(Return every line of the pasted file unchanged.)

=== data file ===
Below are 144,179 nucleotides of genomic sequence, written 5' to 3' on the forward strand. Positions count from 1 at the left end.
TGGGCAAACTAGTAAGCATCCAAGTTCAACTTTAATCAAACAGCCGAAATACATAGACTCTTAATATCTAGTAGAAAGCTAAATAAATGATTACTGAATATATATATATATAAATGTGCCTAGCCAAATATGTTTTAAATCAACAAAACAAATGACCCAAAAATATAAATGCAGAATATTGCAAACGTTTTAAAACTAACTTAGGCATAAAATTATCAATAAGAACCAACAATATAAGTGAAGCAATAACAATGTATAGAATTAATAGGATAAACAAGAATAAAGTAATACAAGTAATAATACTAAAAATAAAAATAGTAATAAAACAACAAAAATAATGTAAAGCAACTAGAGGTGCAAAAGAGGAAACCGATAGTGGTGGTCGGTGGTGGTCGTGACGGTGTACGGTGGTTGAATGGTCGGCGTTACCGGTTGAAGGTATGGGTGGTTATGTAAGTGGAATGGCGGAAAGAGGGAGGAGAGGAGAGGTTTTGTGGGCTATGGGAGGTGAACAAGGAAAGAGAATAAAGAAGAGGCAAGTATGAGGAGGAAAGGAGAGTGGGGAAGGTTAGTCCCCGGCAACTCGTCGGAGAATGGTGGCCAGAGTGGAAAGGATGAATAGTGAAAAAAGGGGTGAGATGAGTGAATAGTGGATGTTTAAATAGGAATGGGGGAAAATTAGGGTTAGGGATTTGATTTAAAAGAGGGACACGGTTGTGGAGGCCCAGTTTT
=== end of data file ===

Below are 144,179 nucleotides of genomic sequence, written 5' to 3' on the forward strand. Positions count from 1 at the left end.
TGGGCAAACTAGTAAGCATCCAAGTTCAACTTTAATCAAACAGCCGAAATACATAGACTCTTAATATCTAGTAGAAAGCTAAATAAATGATTACTGAATATATATATATATAAATGTGCCTAGCCAAATATGTTTTAAATCAACAAAACAAATGACCCAAAAATATAAATGCAGAATATTGCAAACGTTTTAAAACTAACTTAGGCATAAAATTATCAATAAGAACCAACAATATAAGTGAAGCAATAACAATGTATAGAATTAATAGGATAAACAAGAATAAAGTAATACAAGTAATAATACTAAAAATAAAAATAGTAATAAAACAACAAAAATAATGTAAAGCAACTAGAGGTGCAAAAGAGGAAACCGATAGTGGTGGTCGGTGGTGGTCGTGACGGTGTACGGTGGTTGAATGGTCGGCGTTACCGGTTGAAGGTATGGGTGGTTATGTAAGTGGAATGGCGGAAAGAGGGAGGAGAGGAGAGGTTTTGTGGGCTATGGGAGGTGAACAAGGAAAGAGAATAAAGAAGAGGCAAGTATGAGGAGGAAAGGAGAGTGGGGAAGGTTAGTCCCCGGCAACTCGTCGGAGAATGGTGGCCAGAGTGGAAAGGATGAATAGTGAAAAAAGGGGTGAGATGAGTGAATAGTGGATGTTTAAATAGGAATGGGGGAAAATTAGGGTTAGGGATTTGATTTAAAAGAGGGACACGGTTGTGGAGGCCCAGTTTT